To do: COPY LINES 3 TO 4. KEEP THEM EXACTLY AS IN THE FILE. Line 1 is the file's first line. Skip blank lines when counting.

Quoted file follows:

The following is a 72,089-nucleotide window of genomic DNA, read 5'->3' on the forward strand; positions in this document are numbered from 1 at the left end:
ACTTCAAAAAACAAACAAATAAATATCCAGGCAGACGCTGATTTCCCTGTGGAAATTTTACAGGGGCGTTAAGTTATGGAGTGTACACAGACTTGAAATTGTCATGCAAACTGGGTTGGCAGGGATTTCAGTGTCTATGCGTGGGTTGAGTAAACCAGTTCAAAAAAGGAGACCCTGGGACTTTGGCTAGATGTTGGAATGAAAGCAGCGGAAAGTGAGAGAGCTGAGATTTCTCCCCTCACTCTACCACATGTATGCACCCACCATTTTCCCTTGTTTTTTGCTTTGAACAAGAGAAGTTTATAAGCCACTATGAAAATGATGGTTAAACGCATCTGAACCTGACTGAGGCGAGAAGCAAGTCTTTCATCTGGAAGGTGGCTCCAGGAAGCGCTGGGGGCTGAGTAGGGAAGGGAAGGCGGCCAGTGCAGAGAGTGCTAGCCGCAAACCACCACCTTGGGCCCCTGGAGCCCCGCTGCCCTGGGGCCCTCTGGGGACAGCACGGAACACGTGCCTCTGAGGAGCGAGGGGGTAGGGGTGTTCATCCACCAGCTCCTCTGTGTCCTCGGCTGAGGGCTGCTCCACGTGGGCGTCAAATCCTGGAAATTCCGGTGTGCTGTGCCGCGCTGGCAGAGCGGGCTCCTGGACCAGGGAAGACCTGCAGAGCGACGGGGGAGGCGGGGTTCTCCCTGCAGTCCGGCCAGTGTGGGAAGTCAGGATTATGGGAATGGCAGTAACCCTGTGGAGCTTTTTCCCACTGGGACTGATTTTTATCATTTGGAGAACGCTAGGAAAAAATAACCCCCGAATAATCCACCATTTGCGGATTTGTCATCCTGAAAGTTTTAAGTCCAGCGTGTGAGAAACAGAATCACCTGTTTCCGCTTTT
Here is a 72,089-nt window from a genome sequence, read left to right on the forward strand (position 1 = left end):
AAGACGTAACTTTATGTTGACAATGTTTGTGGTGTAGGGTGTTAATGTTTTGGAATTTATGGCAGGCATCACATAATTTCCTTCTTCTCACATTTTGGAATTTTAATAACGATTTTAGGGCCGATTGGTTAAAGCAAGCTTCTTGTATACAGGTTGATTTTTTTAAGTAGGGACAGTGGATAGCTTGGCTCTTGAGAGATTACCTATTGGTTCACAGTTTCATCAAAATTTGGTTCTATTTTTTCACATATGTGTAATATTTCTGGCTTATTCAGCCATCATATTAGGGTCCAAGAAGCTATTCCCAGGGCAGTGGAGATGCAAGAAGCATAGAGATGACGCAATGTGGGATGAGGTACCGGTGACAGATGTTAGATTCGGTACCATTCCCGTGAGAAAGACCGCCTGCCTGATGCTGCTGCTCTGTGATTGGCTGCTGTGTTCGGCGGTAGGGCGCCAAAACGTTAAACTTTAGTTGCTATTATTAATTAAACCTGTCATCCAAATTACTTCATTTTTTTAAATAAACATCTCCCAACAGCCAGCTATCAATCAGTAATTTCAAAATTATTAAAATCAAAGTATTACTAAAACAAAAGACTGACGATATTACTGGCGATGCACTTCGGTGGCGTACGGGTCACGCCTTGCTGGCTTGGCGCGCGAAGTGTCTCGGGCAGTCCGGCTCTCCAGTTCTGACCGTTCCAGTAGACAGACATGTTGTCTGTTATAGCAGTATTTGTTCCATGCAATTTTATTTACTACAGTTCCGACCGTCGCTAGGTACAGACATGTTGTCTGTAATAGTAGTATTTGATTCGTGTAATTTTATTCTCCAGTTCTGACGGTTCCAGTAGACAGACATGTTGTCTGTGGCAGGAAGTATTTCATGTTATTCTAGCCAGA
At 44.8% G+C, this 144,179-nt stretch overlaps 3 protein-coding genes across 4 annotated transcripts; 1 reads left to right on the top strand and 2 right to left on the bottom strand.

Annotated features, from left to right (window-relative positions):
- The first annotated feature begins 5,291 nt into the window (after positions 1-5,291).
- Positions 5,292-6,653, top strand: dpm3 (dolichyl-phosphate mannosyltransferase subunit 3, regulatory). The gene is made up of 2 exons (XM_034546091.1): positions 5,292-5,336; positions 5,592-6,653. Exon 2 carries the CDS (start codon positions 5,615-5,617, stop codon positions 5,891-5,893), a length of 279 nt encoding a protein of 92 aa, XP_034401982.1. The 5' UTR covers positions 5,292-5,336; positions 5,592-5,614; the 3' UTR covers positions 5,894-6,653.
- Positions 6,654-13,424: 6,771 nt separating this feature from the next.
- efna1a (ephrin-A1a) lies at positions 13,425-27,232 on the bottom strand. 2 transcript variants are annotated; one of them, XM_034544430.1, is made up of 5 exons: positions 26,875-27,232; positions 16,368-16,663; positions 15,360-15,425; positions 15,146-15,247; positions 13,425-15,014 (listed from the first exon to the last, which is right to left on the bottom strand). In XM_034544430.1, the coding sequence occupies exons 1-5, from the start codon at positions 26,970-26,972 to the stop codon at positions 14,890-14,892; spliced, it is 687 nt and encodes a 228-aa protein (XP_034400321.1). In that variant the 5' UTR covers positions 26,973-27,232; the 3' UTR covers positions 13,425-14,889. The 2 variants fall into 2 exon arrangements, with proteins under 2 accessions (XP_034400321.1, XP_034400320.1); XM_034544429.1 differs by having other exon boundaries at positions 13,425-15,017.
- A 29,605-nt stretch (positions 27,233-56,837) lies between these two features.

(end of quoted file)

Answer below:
Here is a 72,089-nt window from a genome sequence, read left to right on the forward strand (position 1 = left end):
AAGACGTAACTTTATGTTGACAATGTTTGTGGTGTAGGGTGTTAATGTTTTGGAATTTATGGCAGGCATCACATAATTTCCTTCTTCTCACATTTTGGAATTTTAATAACGATTTTAGGGCCGATTGGTTAAAGCAAGCTTCTTGTATACAGGTTGATTTTTTTAAGTAGGGACAGTGGATAGCTTGGCTCTTGAGAGATTACCTATTGGTTCACAGTTTCATCAAAATTTGGTTCTATTTTTTCACATATGTGTAATATTTCTGGCTTATTCAGCCATCATATTAGGGTCCAAGAAGCTATTCCCAGGGCAGTGGAGATGCAAGAAGCATAGAGATGACGCAATGTGGGATGAGGTACCGGTGACAGATGTTAGATTCGGTACCATTCCCGTGAGAAAGACCGCCTGCCTGATGCTGCTGCTCTGTGATTGGCTGCTGTGTTCGGCGGTAGGGCGCCAAAACGTTAAACTTTAGTTGCTATTATTAATTAAACCTGTCATCCAAATTACTTCATTTTTTTAAATAAACATCTCCCAACAGCCAGCTATCAATCAGTAATTTCAAAATTATTAAAATCAAAGTATTACTAAAACAAAAGACTGACGATATTACTGGCGATGCACTTCGGTGGCGTACGGGTCACGCCTTGCTGGCTTGGCGCGCGAAGTGTCTCGGGCAGTCCGGCTCTCCAGTTCTGACCGTTCCAGTAGACAGACATGTTGTCTGTTATAGCAGTATTTGTTCCATGCAATTTTATTTACTACAGTTCCGACCGTCGCTAGGTACAGACATGTTGTCTGTAATAGTAGTATTTGATTCGTGTAATTTTATTCTCCAGTTCTGACGGTTCCAGTAGACAGACATGTTGTCTGTGGCAGGAAGTATTTCATGTTATTCTAGCCAGA